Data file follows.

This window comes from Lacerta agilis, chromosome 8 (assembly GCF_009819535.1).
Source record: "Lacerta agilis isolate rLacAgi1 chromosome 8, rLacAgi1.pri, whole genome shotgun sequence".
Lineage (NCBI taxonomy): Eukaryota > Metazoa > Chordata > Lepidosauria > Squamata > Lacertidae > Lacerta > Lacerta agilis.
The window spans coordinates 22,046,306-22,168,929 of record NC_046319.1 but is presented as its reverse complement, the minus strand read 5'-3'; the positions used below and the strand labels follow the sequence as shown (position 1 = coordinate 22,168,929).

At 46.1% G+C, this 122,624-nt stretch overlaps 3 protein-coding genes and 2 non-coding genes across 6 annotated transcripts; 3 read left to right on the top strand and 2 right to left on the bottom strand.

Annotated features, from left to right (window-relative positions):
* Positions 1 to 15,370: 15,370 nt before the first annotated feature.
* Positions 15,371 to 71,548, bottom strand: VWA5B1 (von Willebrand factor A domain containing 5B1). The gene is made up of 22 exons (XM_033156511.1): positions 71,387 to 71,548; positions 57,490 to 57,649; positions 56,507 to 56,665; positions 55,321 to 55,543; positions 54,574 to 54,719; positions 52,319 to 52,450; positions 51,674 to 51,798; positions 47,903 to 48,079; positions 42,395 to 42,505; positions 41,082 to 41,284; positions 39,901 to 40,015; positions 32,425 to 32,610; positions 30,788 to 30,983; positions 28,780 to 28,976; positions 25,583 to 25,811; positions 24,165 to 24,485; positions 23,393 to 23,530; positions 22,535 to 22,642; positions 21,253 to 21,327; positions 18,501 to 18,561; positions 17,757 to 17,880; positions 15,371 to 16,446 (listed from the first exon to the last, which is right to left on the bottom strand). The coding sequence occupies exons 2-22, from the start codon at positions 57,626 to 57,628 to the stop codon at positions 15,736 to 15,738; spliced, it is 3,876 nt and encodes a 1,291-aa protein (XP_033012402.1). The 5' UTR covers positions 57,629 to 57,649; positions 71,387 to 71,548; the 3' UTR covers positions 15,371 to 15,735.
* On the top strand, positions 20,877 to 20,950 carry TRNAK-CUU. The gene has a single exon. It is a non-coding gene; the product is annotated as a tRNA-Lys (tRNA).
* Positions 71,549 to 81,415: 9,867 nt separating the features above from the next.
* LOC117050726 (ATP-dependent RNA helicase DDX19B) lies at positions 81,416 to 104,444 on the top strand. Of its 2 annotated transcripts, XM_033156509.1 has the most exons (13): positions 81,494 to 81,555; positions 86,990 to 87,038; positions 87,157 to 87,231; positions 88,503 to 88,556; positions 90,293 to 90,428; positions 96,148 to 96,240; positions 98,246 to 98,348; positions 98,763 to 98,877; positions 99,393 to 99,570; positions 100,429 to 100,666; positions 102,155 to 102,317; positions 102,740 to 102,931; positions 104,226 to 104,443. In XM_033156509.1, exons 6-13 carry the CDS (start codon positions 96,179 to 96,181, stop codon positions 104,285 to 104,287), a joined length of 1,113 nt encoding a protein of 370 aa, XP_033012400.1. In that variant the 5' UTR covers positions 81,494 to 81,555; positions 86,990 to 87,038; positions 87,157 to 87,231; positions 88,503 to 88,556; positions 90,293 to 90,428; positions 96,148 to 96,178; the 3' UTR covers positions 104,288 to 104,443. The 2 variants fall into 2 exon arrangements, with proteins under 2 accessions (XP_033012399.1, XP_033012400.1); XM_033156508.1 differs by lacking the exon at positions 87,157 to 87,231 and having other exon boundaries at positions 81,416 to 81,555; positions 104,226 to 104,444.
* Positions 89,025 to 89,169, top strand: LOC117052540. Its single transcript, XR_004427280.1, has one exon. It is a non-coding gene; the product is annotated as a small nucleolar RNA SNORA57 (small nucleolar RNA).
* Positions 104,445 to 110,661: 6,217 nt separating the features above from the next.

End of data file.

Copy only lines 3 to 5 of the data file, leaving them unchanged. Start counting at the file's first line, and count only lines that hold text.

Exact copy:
Lineage (NCBI taxonomy): Eukaryota > Metazoa > Chordata > Lepidosauria > Squamata > Lacertidae > Lacerta > Lacerta agilis.
The window spans coordinates 22,046,306-22,168,929 of record NC_046319.1 but is presented as its reverse complement, the minus strand read 5'-3'; the positions used below and the strand labels follow the sequence as shown (position 1 = coordinate 22,168,929).

At 46.1% G+C, this 122,624-nt stretch overlaps 3 protein-coding genes and 2 non-coding genes across 6 annotated transcripts; 3 read left to right on the top strand and 2 right to left on the bottom strand.